in honour of


The Welsh martyr who ministered in London ...

Archbishop Peter is not the only person who has travelled from Cardiff to London this year. A Welsh pilgrimage left Cardiff on Friday, 16th July 2010, en route for London to celebrate the 400th anniversary of the death of the Welsh martyr St John Roberts.

Saint John Roberts

St John Roberts was born in 1577 in Trawsfynydd a small village in Snowdonia, North Wales - the son of a farmer. He was baptised into the Protestant faith in the local church of St Madryn and is said to have received his early education from a monk who had been a member of the community of Cymer Abbey just outside Dolgellau, until it was dissolved by Henry VIII. He attended St John's College, Oxford in 1595 before leaving to study law at Furnival's Inn, London.

During his travels in Europe, he left behind both the law and his former faith as he converted to Catholicism on a visit to Notre Dame Cathedral in Paris. He moved on to Spain and joined St Benedict's Monastery, Valladolid, and became a member of this community in 1598.

After his ordination in 1602, he succeeded in secretly returning to England, despite the government spies on his tail. He worked with sufferers of the Black Death in London for a while, but was captured several times by the Protestant authorities, sentenced to prison and repeatedly deported.

He founded an English priory of Benedictine monks in Douai, northern France, which led to the establishment of St Gregory's Monastery. This community of monks was banished from France in 1795 at the French Revolution and travelled to England where they settled at Downside Abbey, Bath in 1814.

But John was intent on returning home, even though he knew he would almost certainly be killed if he did so. One day, as he was offering Mass, he was arrested, dragged to Newgate prison, accused of high treason and sentenced to death. He was hanged, drawn and quartered at Tyburn on 10th December 1610, at the age of 33. It was usual for the prisoner to be disembowelled while still alive, but the large crowd which gathered at his execution would not allow this. He was very popular among the poor of London because of the kindness he had shown them during the plague.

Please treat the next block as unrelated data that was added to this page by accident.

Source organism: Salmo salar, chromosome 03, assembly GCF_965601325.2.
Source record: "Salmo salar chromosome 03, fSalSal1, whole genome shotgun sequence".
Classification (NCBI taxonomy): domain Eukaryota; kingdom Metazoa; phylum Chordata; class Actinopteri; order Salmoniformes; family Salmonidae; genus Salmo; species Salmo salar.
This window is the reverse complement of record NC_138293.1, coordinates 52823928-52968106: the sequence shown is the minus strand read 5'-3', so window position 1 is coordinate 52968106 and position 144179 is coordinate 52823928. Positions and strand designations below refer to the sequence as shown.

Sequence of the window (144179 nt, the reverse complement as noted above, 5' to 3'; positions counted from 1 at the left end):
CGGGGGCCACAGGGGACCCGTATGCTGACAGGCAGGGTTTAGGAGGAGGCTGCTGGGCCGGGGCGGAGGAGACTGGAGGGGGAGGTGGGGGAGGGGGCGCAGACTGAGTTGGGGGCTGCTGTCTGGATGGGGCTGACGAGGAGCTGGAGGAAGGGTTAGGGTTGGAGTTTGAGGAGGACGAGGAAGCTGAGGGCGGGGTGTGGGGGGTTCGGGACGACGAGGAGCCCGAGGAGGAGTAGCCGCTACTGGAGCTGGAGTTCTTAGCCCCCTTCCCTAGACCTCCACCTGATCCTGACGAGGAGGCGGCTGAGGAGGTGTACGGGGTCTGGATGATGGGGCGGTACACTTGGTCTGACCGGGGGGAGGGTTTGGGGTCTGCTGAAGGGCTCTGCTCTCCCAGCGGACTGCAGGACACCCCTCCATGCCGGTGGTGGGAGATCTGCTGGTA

After his death, monks took his body back to Douai. One of his fingers is kept as a relic at Tyburn Convent very close to the site of the Tyburn gallows, which is commemorated by a palque in the ground on a nearby traffic island.

The Pilgrimage

The Welsh pilgrimage in his honour visited Downside Abbey on Friday, 16th, and after lunch travelled to Tyburn Convent where Mother Mathias welcomed them and gave them a short account of the Tyburn martyrs and St John Roberts. This was followed by an ecumenical service conducted by Bishop Edwin Regan, Bishop of Wrexham, in rememberance of St John Roberts and all the English and Welsh martyrs. There was an opportunity to go down into the crypt and see the relics of the Tyburn martyrs.

On Saturday, 17th, at 2:00 pm they attended an ecumenical service at Westminster Cathedral - the highlight of the pilgrimage. It was led by Archbishop Vincent Nichols and Archbishop Rowan Williams who addressed the congregation in Welsh. Archbishop Peter was there as were many of the Catholic and Anglican bishops from England and Wales.

As well as the religious representatives, Huw Edwards, Guto Harri, Dafydd Iwan and the London Welsh Chorale all be contributed to the service. The Westminster Cathedral Choir was joined by Welsh tenor Stuart Kale to sing a work especially commissioned for the occasion by the leading Welsh composer Brian Hughes. Twelve-year-old Mali Fflur, a National Eisteddfod winner, sang a poem in praise of St John Roberts by the crowned bard Dafydd Pritchard, to the accompaniment of Alwena Roberts on the harp.

Lord Dafydd Elis Thomas, Presiding Officer of the National Welsh Assembly, unveiled a mosaic of St David during the service.

On the final day of the pilgrimage, Sunday, 18th, pilgrims visited St John Roberts’ old college, St John’s College, Oxford, where they celebrated Mass which included prayers and hymns in English, Welsh and Latin.

St. John Roberts, pray for us.
Sant John Roberts, gweddia drosom ni.


Icon of St John Roberts by the late Dom Gilbert, from Prinknash Abbey.